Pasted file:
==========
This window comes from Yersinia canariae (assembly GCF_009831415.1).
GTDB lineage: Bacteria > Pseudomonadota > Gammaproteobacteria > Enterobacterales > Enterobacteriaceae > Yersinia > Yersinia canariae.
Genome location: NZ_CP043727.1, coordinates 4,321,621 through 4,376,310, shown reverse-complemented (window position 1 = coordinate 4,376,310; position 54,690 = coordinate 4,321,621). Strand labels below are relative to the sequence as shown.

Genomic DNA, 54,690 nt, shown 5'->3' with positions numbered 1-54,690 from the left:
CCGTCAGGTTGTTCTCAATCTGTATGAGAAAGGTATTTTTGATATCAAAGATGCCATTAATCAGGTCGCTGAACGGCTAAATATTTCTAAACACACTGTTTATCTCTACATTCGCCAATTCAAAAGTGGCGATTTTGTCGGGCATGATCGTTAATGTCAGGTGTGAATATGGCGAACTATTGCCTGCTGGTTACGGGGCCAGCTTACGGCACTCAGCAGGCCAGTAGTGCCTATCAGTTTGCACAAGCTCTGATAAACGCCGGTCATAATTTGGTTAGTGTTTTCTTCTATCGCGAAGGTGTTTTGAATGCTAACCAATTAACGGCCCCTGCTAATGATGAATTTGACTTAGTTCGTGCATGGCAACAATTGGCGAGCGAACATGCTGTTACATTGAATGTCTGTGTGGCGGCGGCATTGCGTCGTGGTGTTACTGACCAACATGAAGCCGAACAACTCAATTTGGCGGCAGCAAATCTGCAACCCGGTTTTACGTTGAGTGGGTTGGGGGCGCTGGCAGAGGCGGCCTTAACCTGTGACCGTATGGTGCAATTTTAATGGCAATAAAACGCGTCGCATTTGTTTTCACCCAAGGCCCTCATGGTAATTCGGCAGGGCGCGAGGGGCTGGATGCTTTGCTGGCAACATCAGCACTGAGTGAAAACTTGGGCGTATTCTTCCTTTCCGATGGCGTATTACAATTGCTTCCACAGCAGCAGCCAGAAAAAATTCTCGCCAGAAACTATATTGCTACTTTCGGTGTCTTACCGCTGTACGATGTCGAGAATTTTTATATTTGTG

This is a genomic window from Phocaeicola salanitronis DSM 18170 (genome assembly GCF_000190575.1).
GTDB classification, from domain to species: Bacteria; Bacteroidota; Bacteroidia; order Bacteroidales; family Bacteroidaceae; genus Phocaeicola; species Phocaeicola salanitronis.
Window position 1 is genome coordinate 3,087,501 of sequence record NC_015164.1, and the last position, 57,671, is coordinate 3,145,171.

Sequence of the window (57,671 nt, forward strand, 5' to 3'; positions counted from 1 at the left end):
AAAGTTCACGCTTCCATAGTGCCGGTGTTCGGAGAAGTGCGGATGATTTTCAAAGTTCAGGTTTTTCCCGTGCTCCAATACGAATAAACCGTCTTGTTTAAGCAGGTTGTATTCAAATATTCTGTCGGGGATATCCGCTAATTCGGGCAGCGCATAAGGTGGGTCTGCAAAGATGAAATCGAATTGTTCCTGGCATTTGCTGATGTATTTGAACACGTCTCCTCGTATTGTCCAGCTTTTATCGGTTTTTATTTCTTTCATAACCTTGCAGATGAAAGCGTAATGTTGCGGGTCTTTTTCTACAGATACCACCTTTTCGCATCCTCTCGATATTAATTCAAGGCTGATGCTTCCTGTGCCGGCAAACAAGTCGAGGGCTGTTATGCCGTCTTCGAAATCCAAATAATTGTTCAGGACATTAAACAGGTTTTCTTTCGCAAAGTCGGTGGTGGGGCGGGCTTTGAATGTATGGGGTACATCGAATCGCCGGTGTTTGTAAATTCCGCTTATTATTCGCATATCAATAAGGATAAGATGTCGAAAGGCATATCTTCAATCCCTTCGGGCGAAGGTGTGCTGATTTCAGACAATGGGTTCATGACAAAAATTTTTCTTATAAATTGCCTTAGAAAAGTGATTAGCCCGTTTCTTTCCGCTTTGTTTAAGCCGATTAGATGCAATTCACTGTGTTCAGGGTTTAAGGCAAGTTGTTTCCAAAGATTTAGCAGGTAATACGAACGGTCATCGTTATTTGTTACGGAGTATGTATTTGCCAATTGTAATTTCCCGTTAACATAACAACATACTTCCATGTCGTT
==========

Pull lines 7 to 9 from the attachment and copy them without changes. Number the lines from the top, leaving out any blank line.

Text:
GTDB classification, from domain to species: Bacteria; Bacteroidota; Bacteroidia; order Bacteroidales; family Bacteroidaceae; genus Phocaeicola; species Phocaeicola salanitronis.
Window position 1 is genome coordinate 3,087,501 of sequence record NC_015164.1, and the last position, 57,671, is coordinate 3,145,171.

Sequence of the window (57,671 nt, forward strand, 5' to 3'; positions counted from 1 at the left end):